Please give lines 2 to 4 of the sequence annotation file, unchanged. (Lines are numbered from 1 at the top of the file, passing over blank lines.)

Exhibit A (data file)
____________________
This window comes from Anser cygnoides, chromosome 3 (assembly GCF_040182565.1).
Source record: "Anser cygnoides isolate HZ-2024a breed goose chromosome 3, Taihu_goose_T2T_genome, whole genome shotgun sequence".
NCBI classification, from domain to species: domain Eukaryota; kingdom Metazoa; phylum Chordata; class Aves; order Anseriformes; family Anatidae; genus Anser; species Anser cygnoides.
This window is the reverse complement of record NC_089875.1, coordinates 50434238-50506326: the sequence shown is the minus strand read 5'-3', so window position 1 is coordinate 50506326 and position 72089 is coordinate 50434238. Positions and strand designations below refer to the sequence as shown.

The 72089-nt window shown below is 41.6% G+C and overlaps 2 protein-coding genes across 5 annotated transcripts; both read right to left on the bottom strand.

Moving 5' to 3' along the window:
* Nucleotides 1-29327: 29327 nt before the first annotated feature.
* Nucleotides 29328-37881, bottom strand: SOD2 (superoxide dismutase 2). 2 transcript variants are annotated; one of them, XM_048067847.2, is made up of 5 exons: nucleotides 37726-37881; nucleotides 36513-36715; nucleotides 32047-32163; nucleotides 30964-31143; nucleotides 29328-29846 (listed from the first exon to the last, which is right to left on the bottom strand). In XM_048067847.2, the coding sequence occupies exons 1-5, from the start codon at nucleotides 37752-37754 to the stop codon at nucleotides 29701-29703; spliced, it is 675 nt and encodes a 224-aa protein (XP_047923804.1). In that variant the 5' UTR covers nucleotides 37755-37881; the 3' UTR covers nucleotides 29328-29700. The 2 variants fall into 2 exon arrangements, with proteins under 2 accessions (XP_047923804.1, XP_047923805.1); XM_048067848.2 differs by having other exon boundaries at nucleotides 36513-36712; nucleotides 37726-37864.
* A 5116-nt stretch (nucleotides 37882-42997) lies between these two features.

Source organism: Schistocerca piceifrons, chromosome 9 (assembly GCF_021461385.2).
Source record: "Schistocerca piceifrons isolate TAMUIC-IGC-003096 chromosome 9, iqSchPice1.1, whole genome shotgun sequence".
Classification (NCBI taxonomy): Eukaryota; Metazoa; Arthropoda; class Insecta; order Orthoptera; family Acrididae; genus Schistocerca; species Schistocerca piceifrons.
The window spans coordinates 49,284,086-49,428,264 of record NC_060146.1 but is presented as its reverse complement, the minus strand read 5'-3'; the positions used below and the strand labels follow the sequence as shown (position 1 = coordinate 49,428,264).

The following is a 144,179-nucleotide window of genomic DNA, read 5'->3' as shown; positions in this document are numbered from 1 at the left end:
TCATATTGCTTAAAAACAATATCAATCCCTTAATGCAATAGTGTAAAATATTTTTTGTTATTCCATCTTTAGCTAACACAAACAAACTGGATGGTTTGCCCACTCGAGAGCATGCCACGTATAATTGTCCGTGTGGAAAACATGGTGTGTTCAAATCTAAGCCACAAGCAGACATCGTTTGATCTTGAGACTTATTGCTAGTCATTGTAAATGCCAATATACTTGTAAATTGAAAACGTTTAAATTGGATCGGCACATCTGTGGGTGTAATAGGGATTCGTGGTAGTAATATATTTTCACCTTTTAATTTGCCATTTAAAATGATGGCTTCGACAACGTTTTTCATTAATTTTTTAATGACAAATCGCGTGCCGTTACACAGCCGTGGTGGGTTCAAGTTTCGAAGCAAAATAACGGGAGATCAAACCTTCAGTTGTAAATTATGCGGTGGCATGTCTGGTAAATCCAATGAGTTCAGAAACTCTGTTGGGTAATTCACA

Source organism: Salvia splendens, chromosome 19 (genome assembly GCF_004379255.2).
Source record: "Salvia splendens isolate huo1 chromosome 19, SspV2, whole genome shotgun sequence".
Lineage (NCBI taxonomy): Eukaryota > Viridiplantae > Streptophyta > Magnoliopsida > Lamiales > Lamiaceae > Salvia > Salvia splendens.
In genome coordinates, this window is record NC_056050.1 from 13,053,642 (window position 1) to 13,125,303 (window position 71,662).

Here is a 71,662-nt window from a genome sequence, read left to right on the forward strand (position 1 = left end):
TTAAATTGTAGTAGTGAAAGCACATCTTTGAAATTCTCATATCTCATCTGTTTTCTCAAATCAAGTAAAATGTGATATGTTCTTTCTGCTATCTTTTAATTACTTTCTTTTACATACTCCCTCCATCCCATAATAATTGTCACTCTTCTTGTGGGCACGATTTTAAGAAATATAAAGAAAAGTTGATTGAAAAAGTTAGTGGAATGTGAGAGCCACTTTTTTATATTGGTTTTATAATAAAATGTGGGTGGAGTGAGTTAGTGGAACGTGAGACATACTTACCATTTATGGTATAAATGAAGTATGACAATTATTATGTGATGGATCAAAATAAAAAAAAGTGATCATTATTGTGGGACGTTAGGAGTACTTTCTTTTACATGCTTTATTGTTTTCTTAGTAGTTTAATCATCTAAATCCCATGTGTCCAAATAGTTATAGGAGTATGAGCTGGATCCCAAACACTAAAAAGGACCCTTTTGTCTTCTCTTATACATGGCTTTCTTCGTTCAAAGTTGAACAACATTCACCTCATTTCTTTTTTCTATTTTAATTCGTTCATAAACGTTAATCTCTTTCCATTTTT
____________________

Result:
Source record: "Anser cygnoides isolate HZ-2024a breed goose chromosome 3, Taihu_goose_T2T_genome, whole genome shotgun sequence".
NCBI classification, from domain to species: domain Eukaryota; kingdom Metazoa; phylum Chordata; class Aves; order Anseriformes; family Anatidae; genus Anser; species Anser cygnoides.
This window is the reverse complement of record NC_089875.1, coordinates 50434238-50506326: the sequence shown is the minus strand read 5'-3', so window position 1 is coordinate 50506326 and position 72089 is coordinate 50434238. Positions and strand designations below refer to the sequence as shown.